Stopping crime with electric eyes

May 19, 2009 4:00:23 PM PDT
A group of Houston residents are tired of car break-ins and graffiti. They complain that both have become far too common in their neighborhoods and business districts. Now they're doing something about it.[SIGN UP: Get headlines and breaking news sent to you]

Business owners on the west side say cameras have helped deter criminals and now they're looking to take that idea and set cameras up in public places.

At the restaurant that bears his name, Richard Santos proudly points to what he believes is the most effective crime fighting tool in the neighborhood, a cluster of security cameras.

"Before we had them we had a lot of problems with thefts, but ever since we've had the cameras put in, nil, hardly any," he told us.

The Houston Westchase District tested out 11 camera locations as an experiment more than a year ago. Since then, the cameras have been a hit with areas businesses.

"We're trying to provide a higher level of visibility in certain areas to act as a deterrent and have a greater ability to apprehend criminals without having to put a police officer on street corner," said Jim Murphy with the Houston Westchase District.

The Westchase District is teaming up with Jim McInvale to expand the camera program to other public locations in Houston's west side. Each camera location will be determined and approved by the Houston Police Department.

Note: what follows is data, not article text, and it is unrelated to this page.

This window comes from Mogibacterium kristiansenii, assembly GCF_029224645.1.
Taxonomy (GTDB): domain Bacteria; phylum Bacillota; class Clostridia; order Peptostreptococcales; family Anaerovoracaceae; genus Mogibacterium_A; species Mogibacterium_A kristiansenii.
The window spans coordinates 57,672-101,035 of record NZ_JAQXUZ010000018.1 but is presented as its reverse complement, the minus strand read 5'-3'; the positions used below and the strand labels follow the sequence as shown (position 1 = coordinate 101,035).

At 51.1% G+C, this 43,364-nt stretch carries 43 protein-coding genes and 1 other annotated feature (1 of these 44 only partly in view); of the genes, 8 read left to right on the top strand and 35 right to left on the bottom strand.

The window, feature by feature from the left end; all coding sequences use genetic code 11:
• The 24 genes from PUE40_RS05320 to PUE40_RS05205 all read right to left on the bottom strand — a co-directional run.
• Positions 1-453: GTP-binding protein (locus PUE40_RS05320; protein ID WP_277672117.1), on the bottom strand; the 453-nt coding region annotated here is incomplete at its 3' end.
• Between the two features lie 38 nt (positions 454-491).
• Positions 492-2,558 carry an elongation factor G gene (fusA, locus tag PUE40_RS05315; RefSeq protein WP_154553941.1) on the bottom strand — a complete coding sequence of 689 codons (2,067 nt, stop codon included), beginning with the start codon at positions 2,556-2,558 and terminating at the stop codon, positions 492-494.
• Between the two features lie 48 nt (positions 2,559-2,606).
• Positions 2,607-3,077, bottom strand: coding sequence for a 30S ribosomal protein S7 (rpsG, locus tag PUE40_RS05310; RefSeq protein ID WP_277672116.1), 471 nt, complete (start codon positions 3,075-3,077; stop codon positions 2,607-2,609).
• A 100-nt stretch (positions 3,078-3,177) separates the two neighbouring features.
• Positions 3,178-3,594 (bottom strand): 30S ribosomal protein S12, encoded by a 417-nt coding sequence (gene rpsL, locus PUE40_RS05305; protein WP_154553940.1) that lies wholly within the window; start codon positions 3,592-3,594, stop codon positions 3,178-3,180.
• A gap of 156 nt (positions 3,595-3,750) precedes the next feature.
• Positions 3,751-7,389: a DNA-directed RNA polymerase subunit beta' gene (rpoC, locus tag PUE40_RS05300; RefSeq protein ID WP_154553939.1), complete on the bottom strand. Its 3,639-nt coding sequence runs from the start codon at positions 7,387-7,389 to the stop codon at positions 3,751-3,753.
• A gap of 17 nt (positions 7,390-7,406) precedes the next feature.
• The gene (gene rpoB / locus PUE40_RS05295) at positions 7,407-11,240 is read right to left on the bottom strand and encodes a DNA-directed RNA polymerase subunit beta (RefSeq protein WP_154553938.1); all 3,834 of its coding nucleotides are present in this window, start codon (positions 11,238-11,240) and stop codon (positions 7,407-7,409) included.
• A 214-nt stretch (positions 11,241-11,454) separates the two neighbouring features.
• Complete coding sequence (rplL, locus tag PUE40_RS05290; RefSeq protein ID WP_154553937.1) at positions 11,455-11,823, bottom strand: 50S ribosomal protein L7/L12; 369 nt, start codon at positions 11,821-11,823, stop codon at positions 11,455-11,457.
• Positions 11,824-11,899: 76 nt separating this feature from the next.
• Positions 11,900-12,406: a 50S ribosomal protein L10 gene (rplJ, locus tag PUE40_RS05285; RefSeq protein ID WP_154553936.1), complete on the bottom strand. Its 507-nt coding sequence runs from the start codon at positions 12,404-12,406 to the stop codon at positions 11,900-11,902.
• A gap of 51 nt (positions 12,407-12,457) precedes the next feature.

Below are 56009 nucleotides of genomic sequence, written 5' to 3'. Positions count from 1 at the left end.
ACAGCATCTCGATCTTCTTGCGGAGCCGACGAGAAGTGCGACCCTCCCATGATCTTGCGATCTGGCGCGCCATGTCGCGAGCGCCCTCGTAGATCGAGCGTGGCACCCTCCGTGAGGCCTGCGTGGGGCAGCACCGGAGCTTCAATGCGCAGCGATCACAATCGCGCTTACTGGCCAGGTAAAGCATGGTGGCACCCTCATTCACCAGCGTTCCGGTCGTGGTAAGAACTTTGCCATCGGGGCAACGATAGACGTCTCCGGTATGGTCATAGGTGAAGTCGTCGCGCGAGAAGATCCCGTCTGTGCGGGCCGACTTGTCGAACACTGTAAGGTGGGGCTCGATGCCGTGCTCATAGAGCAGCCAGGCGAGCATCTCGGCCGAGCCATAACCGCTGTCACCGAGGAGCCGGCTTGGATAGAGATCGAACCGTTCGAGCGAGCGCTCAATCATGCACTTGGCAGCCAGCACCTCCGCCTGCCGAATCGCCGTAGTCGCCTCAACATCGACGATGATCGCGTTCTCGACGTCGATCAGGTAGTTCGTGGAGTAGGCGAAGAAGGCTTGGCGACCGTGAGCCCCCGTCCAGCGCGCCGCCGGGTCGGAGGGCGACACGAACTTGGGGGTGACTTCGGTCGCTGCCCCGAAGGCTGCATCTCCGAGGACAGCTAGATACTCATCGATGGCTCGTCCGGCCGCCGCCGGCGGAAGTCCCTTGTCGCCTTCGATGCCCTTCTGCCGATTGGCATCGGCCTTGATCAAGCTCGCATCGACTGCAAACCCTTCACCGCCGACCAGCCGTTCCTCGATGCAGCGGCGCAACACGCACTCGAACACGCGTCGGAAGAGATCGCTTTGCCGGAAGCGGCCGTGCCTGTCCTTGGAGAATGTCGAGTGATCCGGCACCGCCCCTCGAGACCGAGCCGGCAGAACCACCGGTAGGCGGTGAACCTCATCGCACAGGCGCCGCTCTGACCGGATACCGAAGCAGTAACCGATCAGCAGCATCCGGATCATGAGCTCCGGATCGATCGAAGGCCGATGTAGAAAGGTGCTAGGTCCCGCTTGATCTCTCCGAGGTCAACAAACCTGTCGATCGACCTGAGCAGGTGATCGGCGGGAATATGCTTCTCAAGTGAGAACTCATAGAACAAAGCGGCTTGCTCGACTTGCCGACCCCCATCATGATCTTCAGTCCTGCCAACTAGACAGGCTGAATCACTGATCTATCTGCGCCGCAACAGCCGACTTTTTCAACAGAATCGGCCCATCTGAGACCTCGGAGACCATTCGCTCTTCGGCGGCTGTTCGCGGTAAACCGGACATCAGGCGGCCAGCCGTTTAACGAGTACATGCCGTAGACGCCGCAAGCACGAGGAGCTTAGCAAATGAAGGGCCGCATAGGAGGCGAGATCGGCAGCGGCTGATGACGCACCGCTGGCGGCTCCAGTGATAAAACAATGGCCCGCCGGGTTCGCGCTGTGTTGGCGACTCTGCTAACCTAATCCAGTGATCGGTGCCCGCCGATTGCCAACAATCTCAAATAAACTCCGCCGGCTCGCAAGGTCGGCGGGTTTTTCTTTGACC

"Linda and I moved into this neighborhood over a year ago, and promised we weren't leaving until we had helped change this community for the better," McIngvale said. "After over a year of consulting with HPD as well as numerous business, citizen and civic groups, we believe this camera program is the most cost-effective way concerned citizens can have a direct impact and help HPD strengthen public safety in West Houston."

Cameras spying on the public can sometimes make citizens nervous, but HPD says these images will only be accessed when necessary.

"The only time that we intend to use them is if there is a critical incident and we know that we can log on and get an immediate feed for the safety of the citizens and officers responding," said Assistant Chief Vickie King with the Houston Police Department.

The city ordinance forbids cameras in public places to watch private property, but if you ask Santos, he says the more cameras, the safer he feels.

"At first they told me I had my doubts but it really has been a pleasant surprise," he admitted.

MORE: www.westsidesuccess.org

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